Don’t Go Changin’ : Bands & Audiences

"One of your old favourite groups is coming to town. Should you go ?"

[This was written in 1992 and published in the now-defunct Blues And Roots Montreal bulletin. Still true today I’d say.]

JPEG - 22.3 ko
The Rolling Stones on the cover of Time magazine, 1989

Let’s say you’re a music fan. One of your favourite groups is coming to town. It’s an old group. Do you go ? Hmmm. Lots of hesitations and questions : the price, the venue, the day of the week, the lateness of the hour, who to go with, and can they still play well ? will they play my favourites ? Say, who’s in the band ?

GIF - 27.3 ko
Jerry Sorn, Skip Battin, Terry Jones Rodgers, Michael Clarke 1990

This article came about after seeing the Byrds at Cafe Campus in 1992. The original drummer, Michael Clarke, led a band of hired hands through a powerful set of Byrds music and won over a small, skeptical audience. [Byrds’ alumni Skip Battin, though pictured, was not present.] One die-hard Byrds fan told me he didn’t even consider going. It was as if, some said, Ringo put a band together and called it the Beatles. Well, I knew who I was seeing and who I wasn’t seeing and enjoyed the show immensely anyway. It got me thinking though...

Once a band has achieved art and acceptance, so rare a combination of feats, they become heroes to their fans. If, however, what the fans have embraced is tampered with, they feel betrayed. This happens when an artist changes direction—Joni Mitchell’s journey from solo folkie to jazz bandleader comes to mind—or when, especially when, a band changes personnel. After Brian Jones died, Mick Taylor stepped into the Rolling Stones as the new guy, but since 1975, Ron Wood replaced him as the new guy. He’s still the new guy and everybody knows it. When Ringo replaced Pete Best in the Beatles, their Liverpool fans were outraged.

In the story of a great band, a band that creates a legacy, there are certain steps : the players find each other, form a unit, rehearse, create something substantial, achieve success, and then (hopefully) withstand the stresses of success. One stress is to produce new product that lives up to the fans expectations. Few bands survive intact, many fragment, or break up entirely.

JPEG - 7.6 ko
Ronnie Hawkins - words of wisdom

Ronnie Hawkins, the veteran rockabilly who left Arkansas for Canada, is supposed to have said there are three things that hold a band together, and any two will be enough : good friends, good music, good money. The first burst of creativity, energy and musical sense (assuming it’s there to begin with), often lasts no more than about three albums. Of course, some bands make one great album, their first, and never come close afterwards while others take several albums to mature. In any case, a period of confusion often follows this burst. [This happens to entire styles, rockabilly for example, but that’s another story.] Something happens to the friendships, music, and/or money. Confidence is undermined, vision is lost, what was so natural becomes self-conscious. Perhaps an original member departs, a couple of flops follow a huge hit, commercial pressures bend the style, the party lifestyle warps some brains, fame inflates egos, or some controversial incident generates bad publicity. The result is music that tries the loyalty of the fans.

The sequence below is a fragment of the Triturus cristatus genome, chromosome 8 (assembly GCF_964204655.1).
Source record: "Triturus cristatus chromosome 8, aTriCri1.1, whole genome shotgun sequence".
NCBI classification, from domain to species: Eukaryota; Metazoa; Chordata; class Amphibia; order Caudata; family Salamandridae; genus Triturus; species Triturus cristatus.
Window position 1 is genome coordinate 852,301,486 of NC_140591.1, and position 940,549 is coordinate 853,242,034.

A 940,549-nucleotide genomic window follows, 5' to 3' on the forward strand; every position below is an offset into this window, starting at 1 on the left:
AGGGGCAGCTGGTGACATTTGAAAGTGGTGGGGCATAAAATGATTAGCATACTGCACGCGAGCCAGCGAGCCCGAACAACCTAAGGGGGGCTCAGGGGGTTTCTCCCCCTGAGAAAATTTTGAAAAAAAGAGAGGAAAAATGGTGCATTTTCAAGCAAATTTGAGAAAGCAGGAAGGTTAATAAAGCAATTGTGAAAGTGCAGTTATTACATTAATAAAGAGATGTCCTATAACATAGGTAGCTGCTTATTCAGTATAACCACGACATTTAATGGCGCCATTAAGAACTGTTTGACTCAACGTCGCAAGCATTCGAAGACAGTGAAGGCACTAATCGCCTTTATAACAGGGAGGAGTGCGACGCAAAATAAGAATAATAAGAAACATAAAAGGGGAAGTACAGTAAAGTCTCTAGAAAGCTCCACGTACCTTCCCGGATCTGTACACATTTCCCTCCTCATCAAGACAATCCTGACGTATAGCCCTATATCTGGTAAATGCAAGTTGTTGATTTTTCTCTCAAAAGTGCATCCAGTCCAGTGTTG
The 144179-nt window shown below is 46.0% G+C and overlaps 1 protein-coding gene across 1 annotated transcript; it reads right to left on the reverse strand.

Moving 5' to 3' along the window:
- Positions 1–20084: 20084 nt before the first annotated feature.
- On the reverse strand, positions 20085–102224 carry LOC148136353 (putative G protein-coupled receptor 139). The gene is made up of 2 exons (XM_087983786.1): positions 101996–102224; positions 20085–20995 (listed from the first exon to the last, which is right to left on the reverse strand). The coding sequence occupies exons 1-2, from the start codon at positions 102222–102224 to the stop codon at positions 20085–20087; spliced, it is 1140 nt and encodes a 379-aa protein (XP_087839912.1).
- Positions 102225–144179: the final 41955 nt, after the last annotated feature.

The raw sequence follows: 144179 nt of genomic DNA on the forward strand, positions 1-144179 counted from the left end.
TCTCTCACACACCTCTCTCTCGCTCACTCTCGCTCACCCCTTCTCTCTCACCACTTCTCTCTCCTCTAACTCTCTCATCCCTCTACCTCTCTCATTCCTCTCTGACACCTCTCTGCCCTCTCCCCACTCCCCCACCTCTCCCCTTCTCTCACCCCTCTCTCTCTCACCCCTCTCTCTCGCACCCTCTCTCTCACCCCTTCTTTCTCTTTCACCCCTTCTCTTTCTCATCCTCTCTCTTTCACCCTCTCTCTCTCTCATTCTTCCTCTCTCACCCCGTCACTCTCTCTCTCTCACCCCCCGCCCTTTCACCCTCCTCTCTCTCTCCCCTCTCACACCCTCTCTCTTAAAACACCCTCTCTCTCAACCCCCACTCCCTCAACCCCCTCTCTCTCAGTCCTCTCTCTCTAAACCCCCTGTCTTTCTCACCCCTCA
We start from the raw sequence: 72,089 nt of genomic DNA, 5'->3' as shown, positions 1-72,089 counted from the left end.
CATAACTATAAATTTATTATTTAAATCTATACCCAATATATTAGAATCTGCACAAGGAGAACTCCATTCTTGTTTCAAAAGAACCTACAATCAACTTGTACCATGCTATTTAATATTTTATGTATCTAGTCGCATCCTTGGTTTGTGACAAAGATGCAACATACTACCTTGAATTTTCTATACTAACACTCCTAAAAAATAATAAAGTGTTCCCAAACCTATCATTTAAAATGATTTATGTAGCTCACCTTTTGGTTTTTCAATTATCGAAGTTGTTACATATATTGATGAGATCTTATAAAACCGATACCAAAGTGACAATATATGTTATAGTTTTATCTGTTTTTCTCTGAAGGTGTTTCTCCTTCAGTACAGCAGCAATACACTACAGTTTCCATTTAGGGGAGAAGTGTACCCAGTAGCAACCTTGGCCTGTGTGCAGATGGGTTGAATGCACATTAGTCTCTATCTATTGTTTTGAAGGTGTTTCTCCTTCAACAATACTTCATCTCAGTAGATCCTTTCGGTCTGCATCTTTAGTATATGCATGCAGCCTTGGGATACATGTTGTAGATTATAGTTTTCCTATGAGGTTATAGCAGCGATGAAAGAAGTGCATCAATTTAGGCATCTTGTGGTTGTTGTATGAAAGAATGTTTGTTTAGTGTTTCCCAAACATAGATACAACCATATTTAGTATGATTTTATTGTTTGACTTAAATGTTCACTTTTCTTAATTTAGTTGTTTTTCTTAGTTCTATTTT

That process can take years, but if time and circumstance permit, another burst of inspiration may arrive. This rejuvenation may come from within, say, from a rest period or the entry of a new key member, or it may be sparked from without : the passage of time favourably reassesses the band’s contribution or their style in general.

If a band had fragmented, there may be a reunion. Whether it’s a full or partial reunion depends on if there are key abstainers or if death has thinned the ranks. If a reunion is attempted, or a band member or two tries to carry on the name of the band with new players, this venture is approached skeptically and under intense scrutiny by the critics and fans. You can’t please all of the people all of the time. If it was a game (it is anyway) it might be called CARRY ON THE BAND. Let’s see who will hold a winning hand.


- 1. current high esteem of the band’s legacy or style (bonus points for having created a song now in the collective consciousness, eg. Steppenwolf’s "Born To Be Wild")
- 2. the presence of key members
- 3. the creation of new, vital product that augments their legacy
- 4. satisfying concerts (* see below)
- 5. longevity


- 1. current low esteem of the band’s legacy or style (let’s see, what’s now passe ? teenybopper music, self-revealing lyrics, harmony singing, disco, bright colours)